Another late 52 Books post but this time, I tried to input more into my reviews. February was a really good reading month. Also, I read two classics. That’s quite something considering I rarely read classics. Thank heavens for book sales!
1. Rant: An Oral Biography of Buster Casey by Chuck Palahniuk
Rant is a book I randomly bought simply because I wanted to read the works of Chuck Palahniuk. I read some reviews of this book before actually reading it.. The reviews were disheartening so I postponed reading this for about five months. It was a lucky day, though, when I finally peeled off the plastic cover and started reading. I immensely enjoyed Rant even though Palahniuk used an unconventional format. Maybe it’s even because of this format that drew me quickly to the book. The shift of POVs were quick and sudden so I got confused at first. But after about two chapters, I got used to the format.
The story line is quite confusing but any story line involving time travel can surely confuse me. But there’s something so consistent about his writing. What I also like is how he managed to make each character different from one another. There are so many POVs but each one has a distinct quality. Rant, though his POV isn’t included in the story, comes alive through the tales shared by the other characters.
I am eager to read another Palahniuk book. I already have Pygmy but I don’t think I am ready for that. But I really, really want to read Invisible Monsters.
2. The Bell Jar by Sylvia Plath
I’m not sure whether I love this book. I did enjoy reading it since it’s quite insightful. I am always at a lost how depressed people’s mind work. I am a generally happy person and no matter how bleak a situation may be, I always find something to live for. But this book enlightened me in so many levels. The lead character is girl who is so talented and who has so much potential yet, she still falls into a blackhole of self-pity and depression. She finds common activities (like eating, taking a bath and changing clothes) too bothersome that she’d rather not do it. She ends up withdrawing from everyyone and became too suspicious of everything.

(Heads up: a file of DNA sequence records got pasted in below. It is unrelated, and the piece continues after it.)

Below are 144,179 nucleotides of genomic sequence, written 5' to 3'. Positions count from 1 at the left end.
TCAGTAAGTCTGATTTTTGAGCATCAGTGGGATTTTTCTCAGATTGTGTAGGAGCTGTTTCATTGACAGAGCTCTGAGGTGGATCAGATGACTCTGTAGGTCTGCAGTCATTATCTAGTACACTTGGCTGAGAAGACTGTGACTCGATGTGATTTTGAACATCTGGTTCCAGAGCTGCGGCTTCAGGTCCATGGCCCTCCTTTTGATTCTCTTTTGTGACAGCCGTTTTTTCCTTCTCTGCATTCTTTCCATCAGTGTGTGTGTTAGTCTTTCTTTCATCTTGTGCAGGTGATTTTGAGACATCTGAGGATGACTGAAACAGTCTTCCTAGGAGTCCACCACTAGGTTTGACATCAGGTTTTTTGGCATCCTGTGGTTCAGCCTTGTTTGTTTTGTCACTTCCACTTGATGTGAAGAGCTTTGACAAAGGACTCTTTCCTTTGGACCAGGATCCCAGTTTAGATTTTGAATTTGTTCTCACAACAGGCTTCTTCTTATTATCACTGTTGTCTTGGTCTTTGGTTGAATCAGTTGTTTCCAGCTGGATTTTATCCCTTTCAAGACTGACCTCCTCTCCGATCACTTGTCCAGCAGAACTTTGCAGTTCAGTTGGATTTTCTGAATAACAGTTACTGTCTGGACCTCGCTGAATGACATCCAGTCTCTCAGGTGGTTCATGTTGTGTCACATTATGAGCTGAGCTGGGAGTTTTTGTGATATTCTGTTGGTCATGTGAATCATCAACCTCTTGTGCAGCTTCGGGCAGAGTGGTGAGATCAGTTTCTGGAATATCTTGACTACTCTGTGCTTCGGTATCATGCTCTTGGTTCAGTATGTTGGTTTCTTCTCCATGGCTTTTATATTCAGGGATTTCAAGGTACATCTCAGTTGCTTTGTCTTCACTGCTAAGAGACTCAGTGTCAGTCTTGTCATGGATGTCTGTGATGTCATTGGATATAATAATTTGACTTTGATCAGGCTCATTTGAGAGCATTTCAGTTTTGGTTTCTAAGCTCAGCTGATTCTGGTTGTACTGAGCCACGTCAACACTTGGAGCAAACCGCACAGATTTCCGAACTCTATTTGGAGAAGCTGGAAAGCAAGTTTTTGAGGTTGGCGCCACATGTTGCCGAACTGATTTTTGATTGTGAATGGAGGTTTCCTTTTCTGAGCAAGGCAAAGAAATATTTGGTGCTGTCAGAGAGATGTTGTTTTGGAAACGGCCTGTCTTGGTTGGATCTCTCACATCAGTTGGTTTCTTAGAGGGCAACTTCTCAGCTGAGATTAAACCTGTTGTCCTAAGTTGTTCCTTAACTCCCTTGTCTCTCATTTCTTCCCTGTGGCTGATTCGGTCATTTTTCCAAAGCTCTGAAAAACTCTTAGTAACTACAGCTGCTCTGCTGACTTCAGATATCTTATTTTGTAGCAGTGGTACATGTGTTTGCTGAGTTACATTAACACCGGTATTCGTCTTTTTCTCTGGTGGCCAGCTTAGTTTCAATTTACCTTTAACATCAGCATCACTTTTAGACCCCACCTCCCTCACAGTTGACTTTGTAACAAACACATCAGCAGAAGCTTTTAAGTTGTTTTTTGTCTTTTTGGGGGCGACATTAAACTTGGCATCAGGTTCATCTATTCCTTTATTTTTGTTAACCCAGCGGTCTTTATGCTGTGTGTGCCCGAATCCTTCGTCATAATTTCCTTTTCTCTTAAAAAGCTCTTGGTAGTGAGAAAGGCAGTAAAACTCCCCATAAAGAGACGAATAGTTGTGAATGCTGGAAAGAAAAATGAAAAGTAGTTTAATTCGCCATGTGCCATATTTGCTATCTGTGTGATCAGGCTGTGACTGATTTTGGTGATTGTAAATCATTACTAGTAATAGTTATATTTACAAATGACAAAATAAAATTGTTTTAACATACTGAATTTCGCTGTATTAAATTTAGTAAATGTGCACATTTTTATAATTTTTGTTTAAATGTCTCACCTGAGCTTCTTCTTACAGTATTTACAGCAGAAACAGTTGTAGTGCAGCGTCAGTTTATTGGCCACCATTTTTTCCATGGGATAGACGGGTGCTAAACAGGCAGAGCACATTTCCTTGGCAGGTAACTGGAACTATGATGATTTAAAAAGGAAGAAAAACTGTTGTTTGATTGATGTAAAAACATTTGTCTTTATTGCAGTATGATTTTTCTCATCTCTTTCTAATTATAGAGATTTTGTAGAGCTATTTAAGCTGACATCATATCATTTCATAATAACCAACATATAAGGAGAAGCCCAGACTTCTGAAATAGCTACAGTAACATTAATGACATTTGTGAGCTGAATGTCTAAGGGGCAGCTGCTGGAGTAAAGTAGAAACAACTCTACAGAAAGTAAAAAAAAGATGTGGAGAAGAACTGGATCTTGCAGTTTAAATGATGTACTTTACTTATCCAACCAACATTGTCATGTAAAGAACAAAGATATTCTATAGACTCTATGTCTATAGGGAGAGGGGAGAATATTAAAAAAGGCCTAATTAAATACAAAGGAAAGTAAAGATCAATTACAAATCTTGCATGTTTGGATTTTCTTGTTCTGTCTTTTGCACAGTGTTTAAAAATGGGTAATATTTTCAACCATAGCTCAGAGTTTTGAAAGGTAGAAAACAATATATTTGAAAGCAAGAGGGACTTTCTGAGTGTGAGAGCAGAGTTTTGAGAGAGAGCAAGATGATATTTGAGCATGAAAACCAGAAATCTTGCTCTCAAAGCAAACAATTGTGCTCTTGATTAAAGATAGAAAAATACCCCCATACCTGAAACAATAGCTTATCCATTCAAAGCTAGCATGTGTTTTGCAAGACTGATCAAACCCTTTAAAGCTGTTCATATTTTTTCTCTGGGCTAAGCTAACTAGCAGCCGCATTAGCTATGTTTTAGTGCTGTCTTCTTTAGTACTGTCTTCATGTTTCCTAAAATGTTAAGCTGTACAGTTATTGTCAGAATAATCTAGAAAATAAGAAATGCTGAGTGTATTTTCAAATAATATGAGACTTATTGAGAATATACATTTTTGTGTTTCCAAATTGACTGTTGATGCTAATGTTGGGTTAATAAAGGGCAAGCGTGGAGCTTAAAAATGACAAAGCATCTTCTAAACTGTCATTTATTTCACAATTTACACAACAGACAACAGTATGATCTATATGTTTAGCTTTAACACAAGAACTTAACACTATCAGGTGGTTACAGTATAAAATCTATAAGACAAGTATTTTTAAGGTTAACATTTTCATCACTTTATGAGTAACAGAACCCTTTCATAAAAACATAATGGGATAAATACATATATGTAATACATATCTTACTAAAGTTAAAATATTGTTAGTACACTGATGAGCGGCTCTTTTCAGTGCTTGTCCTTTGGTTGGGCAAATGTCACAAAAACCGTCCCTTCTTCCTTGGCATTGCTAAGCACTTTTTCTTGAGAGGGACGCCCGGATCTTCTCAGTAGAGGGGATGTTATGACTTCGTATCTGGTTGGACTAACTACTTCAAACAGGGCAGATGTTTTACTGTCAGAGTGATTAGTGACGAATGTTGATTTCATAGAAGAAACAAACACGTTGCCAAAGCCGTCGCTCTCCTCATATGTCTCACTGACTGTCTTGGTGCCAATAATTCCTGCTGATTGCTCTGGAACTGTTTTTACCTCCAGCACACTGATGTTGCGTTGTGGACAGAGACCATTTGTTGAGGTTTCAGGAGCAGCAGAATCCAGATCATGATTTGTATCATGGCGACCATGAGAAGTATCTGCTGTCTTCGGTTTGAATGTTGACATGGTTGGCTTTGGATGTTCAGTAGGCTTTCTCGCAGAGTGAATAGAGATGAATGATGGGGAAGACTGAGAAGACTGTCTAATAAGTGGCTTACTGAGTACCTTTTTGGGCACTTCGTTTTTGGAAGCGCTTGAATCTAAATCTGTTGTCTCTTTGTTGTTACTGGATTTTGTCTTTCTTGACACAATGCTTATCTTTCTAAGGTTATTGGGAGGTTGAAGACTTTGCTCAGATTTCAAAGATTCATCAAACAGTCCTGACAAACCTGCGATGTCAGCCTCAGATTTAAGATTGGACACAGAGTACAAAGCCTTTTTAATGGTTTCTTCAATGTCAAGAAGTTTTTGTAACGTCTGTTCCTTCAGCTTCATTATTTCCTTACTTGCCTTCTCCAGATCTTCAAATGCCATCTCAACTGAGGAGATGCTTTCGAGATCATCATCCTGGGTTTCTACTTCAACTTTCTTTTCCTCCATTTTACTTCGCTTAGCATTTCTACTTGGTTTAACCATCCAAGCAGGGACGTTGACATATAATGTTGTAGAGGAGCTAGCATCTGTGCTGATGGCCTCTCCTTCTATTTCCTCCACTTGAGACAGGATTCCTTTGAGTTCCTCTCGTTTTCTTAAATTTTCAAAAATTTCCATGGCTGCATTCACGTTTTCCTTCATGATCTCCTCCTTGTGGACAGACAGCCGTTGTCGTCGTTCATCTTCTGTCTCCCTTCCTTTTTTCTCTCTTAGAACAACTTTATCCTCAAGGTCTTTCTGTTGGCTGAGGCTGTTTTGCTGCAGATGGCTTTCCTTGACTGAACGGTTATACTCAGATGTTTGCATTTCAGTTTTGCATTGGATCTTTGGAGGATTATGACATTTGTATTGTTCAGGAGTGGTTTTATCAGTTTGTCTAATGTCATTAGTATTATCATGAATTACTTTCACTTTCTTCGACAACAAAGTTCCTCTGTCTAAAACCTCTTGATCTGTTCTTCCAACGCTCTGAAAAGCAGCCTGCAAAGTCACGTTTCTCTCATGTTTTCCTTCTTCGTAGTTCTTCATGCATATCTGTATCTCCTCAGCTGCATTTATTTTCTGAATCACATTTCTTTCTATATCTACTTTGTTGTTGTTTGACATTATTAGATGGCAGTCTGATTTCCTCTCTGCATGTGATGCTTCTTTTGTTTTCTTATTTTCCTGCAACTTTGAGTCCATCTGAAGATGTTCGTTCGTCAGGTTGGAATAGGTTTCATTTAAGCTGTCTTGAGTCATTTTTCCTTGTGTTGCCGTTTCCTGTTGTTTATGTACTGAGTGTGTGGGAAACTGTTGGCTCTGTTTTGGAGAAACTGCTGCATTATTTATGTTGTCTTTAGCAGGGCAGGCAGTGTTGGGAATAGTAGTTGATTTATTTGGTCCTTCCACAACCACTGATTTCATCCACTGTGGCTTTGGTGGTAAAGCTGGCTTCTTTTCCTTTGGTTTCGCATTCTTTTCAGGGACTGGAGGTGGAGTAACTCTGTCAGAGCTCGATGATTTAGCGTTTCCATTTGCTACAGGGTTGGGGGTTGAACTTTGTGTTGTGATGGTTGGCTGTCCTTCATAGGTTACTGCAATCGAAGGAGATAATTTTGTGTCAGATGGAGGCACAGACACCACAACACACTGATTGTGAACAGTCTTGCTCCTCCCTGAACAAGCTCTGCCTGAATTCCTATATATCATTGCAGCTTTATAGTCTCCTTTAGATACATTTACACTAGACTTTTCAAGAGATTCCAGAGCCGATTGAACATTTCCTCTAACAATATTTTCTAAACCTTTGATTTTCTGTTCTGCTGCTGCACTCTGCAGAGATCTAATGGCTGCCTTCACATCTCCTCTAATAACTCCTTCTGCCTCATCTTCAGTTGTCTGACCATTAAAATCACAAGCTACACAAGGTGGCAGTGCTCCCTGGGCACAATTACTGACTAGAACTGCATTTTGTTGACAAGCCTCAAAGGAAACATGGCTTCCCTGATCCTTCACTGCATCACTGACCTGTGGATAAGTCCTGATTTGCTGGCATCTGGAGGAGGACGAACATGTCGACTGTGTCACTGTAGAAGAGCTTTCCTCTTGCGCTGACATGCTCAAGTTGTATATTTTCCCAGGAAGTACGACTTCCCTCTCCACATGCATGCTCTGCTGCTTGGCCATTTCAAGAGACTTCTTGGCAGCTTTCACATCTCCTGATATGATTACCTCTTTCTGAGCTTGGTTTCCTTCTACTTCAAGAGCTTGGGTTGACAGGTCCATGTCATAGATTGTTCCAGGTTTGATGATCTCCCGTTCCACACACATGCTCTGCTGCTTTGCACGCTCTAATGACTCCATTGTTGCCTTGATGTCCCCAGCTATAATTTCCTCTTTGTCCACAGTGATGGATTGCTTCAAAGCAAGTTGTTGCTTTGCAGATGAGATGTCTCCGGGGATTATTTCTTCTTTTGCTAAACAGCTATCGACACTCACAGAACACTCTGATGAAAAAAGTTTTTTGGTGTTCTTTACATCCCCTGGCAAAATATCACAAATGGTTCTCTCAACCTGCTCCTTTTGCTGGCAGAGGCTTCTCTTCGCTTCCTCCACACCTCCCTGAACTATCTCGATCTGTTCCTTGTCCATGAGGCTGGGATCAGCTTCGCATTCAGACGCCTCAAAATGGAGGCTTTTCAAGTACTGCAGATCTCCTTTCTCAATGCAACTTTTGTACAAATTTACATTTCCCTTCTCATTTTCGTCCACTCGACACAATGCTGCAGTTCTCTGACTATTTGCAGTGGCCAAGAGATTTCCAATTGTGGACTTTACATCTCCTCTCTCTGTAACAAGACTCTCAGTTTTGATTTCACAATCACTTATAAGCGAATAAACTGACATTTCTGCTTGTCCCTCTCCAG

Despite all this, I am still not in love with this people the way other people seem to be. It’s an okay book for me. Or maybe I just didn’t understand the book that’s why I’m not totally in love with it.
3. Smiles to Go by Jerry Spinelli
Jerry Spinelli’s Stargirl is one of my favorite books so I had some expectations for this one. I wasn’t instantly drawn to the story since Will Tuppence, the lead character, is somewhat boring at first. Then the author finally introduces BT so everything is finally beautiful and nothing hurts. I suddenly can’t stop reading and yes, I kind of hoped that the story would focus on Will’s friendship with BT. But it doesn’t.
Maybe I was just being biased that’s why I wasn’t pleased at how it turned out. The story focuses more on Will’s relationship with her sister, Tabby. She is just so annoying and I would love to push her off a cliff. HAHAHA. Another annoying character is Mi-Su, and I don’t like how her actions contradict her words. I don’t know. I just don’t like her. Maybe if I didn’t love the secondary characters (BT and Korbet) more than I loved the leads, then maybe I would like this book more. Korbet is adorable, and I wish I have a younger brother like him.
I also wish Spinelli would write a book about BT.
4. The Graveyard Book by Neil Gaiman
This book is perfect in my eyes. I have so much love for this book that I cannot think of a single bad thing about it. The Graveyard Book is my favorite Neil Gaiman book, and I cannot stop thanking Nini for recommending this to me. Nobody Owens is now one of my favorite heroes, along the ranks of Ron Weasley and Peeta Mellark. I am not exaggerating when I say that I basically love everything about this.
While reading it, I couldn’t stop wishing that I read it when I was a kid. I couldn’t stop thinking that this is one of those books that I would make my future children read. I was too sad when I reached the end of this book. I didn’t want it to end but I felt like it’s perfect in every sense. Though I want to find out more about Nobody Owens and the ghosts in the book, I have to accept that even good books need an ending.
Now I’m at a lost for words because I know no other way to gush at how incredibly awesome this book is. I recommend this to everyone. Just give it a try.
5. The Great Gatsby by F. Scott Fitzgerald
Just thinking about this book makes me all depressed and shit. I expected a great love story but I consider The Great Gatsby a tragedy. I don’t think I’ll have the heart to read it again. It is well-written, that’s for sure. I was lured into reading this book thinking I’d have butterflies and giggles from it. Instead, I went to bed feeling depressingly sorry for Jay Gatsby.
I can’t imagine how it would feel to live my life for someone but in the end, it’s this someone who would be the end of me. And this someone wouldn’t even care. I just can’t explain but this book is mighty depressing. It’s sad how this is supposed to be The Great American Classic yet, the only thing I would remember when reminded of this book is how depressing it is. I’m still glad I read it, though.